Up On The Roof Again

Sorry for the lapse in posts – I was discharged from the hospital early Wednesday afternoon with instructions to report back to be admitted at 8:30 am on Friday. I was overwhelmed with enjoying my time home (which I did) and never even thought to check my e-mail or write a new post. When I came in for my appointment Friday there were no beds available on the HEMONC ward (and I was a little pushy about spending the weekend at home) So they sent me home and instead I was admitted this morning to begin the next round of chemotherapy. Bonus Weekend!

Being home was unbelievably enjoyable even if it was a bit of a tease knowing I was going to be re-admitted so soon. Easily the best part about being home was sleeping in my own bed again. For those who don’t know I had pipes break in my previous apartment on several occasions during the two years I lived there (yeah, I don’t know why I stayed either) and these pipes were always in my bedroom. As a result my landlord’s insurance company was on the hook to buy me a new bed – I went all out: a Sealy, king plus, pillowtop, almost unreasonably decadent and after so long in the hospital it’s a slice of heaven. I did manage to sleep a solid 12 hours uninterrupted and it was everything I had hoped. Aside from that just the little comforts of being home again – wearing real clothes, using a shower with actual water pressure, not worrying about my central line (which they removed!), not hearing the constant beeps and sounds that hospitals are made of. Never mind my mothers cooking and spending time with my family, visits are a lot more enjoyable at my apartment instead of these hospital rooms.

At home it was easier to forget I was sick. It’s hard to lose sight of the fact that you have Leukemia while you’re in the hospital and even at home every time you struggle to stand up or notice your skin is peeling from the chemo – it’s a pretty stark reminder that something is off. But for a few hours watching TV or playing a game with my brother I would honestly forget that I’m now living with cancer. Every time I look in the mirror the bald head is a big reminder but was relaxing to not be smothered with the fact that I have a disease all the time. I’ll admit I was kind of a baby about coming back to the hospital, I was convinced I was going to want to come back and continue with my treatment after a few days at home. I was wrong.

But, here I am. Oh! I did get some of my bone marrow biopsy results back – I’m officially in remission! So thats fun. My next phase of chemotherapy is called Central Nervous System (CNS) Prophylaxis. Even though my spinal fluid and brain have been clear of cancer cells from the beginning there’s no way to guarantee that some cancer cells haven’t crossed the blood-brain barrier and taken up home inside my wonderful brain. So during this stage they’re just going to flood my brain and spinal column with chemotherapy, mostly a drug called Methotrexate which has been part of my treatment already. When I say “flood my brain and spinal column,” I mean flood. Up until now each time I received Methotrexate it was either a 12mg intrathecal injection or up to 50mg intravenously. Tomorrow morning I will receive a 7000mg intravenous injection of Methotrexate. The goal is to load my circulatory system with so much of the drug that a tiny bit of it will brute force it’s way through the blood-brain barrier and hit my brain, then after 24 hours they’ll begin treating me with Leucovorin to help flush the left over methotrexate from my circulatory system. The only reason I can’t do this phase of treatment as an outpatient is because the dosage is so toxic they need to be able to monitor me and check that my body is clearing the drug at the right rate. Sometimes the chemotherapy can be scarier than the Leukemia.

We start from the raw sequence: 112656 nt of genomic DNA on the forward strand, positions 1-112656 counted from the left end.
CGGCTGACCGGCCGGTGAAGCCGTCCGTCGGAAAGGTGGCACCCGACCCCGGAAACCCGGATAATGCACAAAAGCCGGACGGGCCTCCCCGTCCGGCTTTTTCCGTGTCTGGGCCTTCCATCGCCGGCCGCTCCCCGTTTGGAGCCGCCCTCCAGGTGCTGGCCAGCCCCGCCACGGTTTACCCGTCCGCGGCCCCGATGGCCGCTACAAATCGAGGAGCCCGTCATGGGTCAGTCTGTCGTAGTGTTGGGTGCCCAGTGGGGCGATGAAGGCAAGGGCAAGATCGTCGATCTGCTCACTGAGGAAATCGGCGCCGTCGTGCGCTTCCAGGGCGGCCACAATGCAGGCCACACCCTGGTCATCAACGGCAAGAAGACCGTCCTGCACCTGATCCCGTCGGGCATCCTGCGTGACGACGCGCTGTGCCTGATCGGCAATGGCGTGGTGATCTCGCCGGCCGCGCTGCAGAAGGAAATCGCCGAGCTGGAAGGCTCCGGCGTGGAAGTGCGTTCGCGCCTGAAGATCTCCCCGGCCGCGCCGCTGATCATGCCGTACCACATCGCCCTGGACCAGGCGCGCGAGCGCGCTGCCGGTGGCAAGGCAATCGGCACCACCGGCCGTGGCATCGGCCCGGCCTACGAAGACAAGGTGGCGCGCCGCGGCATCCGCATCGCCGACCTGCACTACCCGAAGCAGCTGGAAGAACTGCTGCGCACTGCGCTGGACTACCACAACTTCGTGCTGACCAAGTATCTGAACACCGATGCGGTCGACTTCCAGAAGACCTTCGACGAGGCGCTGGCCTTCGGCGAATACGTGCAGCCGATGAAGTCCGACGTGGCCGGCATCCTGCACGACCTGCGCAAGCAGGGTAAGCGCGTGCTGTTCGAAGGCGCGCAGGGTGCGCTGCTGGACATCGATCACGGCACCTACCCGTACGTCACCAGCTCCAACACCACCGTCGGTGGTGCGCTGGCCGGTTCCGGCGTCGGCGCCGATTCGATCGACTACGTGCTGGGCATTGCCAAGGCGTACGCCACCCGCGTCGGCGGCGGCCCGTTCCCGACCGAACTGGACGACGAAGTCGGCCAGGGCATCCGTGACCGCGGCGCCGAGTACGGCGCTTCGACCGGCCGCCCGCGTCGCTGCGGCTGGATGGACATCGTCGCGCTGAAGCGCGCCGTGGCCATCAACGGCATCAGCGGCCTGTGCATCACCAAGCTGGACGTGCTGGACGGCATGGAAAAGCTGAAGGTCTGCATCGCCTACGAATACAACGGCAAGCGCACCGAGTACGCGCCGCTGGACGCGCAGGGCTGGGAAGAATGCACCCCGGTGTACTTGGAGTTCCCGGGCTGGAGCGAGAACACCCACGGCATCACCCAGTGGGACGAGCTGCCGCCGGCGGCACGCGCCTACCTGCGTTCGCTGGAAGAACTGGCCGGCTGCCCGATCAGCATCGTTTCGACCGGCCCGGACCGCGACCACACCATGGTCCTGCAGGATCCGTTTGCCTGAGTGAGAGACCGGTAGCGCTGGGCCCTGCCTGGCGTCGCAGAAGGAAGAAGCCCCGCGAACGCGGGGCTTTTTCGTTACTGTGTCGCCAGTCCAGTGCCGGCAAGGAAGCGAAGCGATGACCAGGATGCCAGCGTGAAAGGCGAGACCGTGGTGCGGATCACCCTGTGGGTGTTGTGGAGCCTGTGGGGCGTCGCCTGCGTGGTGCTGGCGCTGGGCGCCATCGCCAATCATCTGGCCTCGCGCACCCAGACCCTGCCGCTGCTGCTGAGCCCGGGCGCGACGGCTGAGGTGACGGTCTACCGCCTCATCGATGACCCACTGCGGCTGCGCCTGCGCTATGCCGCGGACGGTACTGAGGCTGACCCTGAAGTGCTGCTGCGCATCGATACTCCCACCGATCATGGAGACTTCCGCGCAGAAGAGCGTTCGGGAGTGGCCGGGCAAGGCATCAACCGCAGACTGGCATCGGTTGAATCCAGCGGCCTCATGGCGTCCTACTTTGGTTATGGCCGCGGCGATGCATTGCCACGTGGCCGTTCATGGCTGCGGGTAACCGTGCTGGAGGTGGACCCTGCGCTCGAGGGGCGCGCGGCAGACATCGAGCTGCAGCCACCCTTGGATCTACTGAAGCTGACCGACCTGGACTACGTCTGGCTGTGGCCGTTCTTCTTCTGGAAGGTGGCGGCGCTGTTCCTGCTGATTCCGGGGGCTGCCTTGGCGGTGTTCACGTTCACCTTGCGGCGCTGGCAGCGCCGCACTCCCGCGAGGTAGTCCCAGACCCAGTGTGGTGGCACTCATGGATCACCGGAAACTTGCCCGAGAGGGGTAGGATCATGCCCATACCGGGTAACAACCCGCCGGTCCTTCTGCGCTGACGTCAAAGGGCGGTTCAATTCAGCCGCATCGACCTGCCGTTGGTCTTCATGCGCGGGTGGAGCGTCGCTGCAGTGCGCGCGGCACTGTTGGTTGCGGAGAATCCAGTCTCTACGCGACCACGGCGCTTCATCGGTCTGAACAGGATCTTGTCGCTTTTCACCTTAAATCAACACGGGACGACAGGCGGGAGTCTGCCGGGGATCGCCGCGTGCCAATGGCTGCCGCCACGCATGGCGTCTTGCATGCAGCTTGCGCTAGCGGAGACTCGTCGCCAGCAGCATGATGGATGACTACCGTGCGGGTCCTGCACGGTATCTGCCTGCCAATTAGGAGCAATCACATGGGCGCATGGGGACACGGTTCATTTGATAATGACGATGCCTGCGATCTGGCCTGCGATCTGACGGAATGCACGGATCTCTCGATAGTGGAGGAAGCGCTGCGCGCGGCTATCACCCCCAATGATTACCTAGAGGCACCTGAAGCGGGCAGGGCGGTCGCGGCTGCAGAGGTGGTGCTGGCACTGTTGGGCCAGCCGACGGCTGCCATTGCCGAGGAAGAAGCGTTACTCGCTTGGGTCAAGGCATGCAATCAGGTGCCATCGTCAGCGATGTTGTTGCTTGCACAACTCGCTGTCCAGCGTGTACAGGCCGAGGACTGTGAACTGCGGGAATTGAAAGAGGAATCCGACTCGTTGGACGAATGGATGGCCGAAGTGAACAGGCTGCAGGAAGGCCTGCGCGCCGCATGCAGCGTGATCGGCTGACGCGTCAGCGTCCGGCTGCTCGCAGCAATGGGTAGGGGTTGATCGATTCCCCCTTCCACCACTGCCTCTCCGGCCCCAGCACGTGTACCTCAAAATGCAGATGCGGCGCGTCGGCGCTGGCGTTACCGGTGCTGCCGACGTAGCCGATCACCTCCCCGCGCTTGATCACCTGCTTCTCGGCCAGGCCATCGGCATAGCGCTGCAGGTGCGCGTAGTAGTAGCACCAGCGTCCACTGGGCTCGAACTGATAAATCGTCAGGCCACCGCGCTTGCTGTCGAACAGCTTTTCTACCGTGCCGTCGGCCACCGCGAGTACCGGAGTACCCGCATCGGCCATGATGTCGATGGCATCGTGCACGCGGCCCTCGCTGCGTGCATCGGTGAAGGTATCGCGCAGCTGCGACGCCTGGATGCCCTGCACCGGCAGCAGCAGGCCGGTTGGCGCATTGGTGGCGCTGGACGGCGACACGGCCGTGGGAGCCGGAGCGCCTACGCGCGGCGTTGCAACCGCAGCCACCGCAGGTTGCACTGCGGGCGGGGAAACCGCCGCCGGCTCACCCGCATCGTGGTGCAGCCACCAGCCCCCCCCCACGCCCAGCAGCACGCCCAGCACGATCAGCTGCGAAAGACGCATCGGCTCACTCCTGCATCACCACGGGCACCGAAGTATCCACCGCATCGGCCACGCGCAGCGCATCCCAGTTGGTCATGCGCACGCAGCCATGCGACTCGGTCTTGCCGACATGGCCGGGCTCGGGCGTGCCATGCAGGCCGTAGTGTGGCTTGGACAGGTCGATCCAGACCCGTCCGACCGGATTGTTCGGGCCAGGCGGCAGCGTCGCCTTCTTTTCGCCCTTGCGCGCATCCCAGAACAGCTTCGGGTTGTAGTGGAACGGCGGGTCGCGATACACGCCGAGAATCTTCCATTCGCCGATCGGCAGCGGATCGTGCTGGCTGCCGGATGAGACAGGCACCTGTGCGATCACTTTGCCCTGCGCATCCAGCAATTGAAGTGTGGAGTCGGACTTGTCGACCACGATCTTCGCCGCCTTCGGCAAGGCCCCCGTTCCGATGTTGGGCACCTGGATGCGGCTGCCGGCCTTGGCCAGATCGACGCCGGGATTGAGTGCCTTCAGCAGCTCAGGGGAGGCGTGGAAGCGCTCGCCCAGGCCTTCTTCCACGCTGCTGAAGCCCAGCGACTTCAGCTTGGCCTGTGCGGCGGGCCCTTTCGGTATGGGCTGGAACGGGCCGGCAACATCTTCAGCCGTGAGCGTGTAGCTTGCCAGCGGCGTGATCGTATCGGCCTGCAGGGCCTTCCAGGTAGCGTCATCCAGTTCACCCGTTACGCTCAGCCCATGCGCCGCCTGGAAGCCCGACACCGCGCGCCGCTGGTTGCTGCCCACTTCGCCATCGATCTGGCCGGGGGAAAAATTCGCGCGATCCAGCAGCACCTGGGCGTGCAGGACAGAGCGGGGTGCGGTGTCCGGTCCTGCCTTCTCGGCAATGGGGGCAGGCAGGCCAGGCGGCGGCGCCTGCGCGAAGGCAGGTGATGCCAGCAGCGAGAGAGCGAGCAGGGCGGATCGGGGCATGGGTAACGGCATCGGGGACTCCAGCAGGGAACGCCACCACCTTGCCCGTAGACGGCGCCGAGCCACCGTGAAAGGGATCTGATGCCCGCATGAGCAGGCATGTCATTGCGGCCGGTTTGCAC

They were nice enough to remove my central line when they discharged me, It was too much of an infection risk outside of the hospital and because of the type of line and it’s placement in my jugular (a major vein) I would’ve needed an RN to come and check the line, flush it and re-dress it each day. Four days without a line was nice but they told me I needed a new one when I was admitted this morning since I’ll be beginning the high-dose Methotrexate tomorrow I’ll need at least two lines – one for the chemotherapy and the other for constant fluids, never mind any supplemental blood products or electrolytes I might need. My first procedure today was the  installation of a PICC line which is inserted on my right forearm at the inside of elbow and has a catheter that runs all the way through my vein to within 2-inches of my heart. Cool. I’m convinced the PICC line is cooler than my previous central line in almost every way, allow me to explain:

PICC line

PROs CONs
  • The install site is on my right arm, much more manageable than my throat.
  • Drastically lower risk of infection over any potential alternative line.
  • No surgery – I had the whole procedure done in my room laying in bed.